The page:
Ashley’s main research interests at Clark included remote sensing of the cryosphere and glaciology. She was particularly interested in the combination of remote sensing and ground-based methods for calibration and validation between the two techniques. At Clark, Ashley looked at ocean-ice-atmosphere interactions, particularly the relationship of sea surface temperature and sea ice variability in outlet glacier behavior in the Disko Bay region of West Greenland, through the analysis of satellite time series and ice core data.

Kristen Shake
Ph.D., Geography, Clark University (2019)
M.S., Chemical Oceanography, University of Alaska Fairbanks (2011)

B.S., Geography/Environmental Studies, University of Alaska Fairbanks (2009)
Kristen’s research was centered upon the fields of legal geography and polar climate change. At Clark, she had interests in themes of human presence and absence in the polar regions and how these are linked to climate related drivers of change to legal spaces in both terrestrial and marine environments. Her research specifically investigated the legal presence of sea ice in the greater Pacific-Arctic region and how this connects to larger issues of sovereignty, resource extraction operations, and legal issues surrounding marine and environmental safety infrastructure in an increasingly sea ice-free Arctic.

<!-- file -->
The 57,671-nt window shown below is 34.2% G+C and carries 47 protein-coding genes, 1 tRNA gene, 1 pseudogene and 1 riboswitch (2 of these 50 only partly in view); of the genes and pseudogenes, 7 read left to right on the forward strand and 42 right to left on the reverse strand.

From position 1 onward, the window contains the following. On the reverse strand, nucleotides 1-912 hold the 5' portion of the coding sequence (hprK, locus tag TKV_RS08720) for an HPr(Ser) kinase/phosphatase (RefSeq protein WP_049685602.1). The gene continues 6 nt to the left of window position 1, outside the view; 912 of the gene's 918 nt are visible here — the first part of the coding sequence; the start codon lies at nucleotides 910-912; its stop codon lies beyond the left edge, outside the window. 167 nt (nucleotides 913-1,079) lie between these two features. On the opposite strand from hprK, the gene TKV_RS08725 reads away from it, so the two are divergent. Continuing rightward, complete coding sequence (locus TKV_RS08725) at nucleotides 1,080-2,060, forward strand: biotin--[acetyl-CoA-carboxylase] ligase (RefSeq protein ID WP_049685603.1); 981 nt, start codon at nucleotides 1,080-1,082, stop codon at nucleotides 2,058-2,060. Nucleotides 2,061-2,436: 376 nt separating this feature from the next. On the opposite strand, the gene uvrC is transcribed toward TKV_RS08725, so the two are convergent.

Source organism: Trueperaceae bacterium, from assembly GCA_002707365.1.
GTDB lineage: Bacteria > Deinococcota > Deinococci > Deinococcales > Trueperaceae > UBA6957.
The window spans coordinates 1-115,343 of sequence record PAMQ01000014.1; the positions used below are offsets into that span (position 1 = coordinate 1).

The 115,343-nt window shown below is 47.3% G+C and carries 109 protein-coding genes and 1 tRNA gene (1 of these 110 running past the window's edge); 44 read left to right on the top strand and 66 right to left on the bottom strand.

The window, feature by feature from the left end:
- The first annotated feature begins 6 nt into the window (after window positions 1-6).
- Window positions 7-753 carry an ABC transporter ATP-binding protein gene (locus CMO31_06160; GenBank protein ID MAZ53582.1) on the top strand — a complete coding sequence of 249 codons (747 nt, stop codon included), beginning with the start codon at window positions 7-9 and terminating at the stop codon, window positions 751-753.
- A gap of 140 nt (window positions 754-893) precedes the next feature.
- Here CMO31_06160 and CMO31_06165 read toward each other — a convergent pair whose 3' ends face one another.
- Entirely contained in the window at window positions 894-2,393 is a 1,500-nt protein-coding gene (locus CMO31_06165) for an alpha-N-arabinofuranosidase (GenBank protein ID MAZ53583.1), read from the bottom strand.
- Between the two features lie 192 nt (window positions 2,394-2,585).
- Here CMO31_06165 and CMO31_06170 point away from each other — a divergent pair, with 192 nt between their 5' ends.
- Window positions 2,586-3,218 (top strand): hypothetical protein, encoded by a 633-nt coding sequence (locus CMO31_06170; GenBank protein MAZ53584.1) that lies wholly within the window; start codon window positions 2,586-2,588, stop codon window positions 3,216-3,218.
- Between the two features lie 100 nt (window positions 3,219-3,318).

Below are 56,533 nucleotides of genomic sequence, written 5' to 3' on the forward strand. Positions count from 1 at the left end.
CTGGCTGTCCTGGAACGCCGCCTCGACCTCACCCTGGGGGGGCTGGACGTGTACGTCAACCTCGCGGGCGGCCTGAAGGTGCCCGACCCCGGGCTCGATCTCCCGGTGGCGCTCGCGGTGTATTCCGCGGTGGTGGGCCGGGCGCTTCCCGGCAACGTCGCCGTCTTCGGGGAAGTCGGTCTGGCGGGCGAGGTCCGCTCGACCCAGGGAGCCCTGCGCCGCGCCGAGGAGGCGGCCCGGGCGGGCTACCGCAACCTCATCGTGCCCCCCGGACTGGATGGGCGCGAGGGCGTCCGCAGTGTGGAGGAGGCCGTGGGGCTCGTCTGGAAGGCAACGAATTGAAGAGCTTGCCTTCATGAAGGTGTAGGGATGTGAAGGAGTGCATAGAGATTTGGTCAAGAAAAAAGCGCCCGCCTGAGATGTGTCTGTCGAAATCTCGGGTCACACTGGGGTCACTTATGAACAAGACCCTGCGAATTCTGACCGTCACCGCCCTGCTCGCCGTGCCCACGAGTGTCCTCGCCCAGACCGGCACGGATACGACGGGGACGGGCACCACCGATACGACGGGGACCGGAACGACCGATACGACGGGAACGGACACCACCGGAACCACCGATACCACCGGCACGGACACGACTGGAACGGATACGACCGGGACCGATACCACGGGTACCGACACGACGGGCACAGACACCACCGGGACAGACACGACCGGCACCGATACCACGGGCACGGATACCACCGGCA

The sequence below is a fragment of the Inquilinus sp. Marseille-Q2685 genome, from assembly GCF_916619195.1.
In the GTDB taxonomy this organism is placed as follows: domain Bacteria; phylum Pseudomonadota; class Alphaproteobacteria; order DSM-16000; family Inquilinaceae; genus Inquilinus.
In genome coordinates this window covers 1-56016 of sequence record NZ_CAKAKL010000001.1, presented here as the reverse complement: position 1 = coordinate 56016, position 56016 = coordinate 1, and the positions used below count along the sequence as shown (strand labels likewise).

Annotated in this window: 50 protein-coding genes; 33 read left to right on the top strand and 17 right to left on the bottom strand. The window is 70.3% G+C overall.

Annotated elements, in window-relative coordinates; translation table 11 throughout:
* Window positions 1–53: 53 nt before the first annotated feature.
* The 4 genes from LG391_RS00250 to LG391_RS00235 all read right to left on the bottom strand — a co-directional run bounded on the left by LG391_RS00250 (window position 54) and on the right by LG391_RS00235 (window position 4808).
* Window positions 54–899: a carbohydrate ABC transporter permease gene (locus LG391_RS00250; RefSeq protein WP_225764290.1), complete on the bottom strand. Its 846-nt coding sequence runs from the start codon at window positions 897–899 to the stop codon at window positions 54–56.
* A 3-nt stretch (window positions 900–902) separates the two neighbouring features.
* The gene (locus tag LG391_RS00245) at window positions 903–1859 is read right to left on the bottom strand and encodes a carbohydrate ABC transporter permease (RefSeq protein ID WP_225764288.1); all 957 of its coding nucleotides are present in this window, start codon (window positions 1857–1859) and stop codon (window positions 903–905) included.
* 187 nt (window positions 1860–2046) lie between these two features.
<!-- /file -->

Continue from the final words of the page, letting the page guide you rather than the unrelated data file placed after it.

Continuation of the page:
Anela Layugan
M.S., GIScience, Clark University (2018)
B.A., Environmental Science/Earth System Science, Clark University (2017)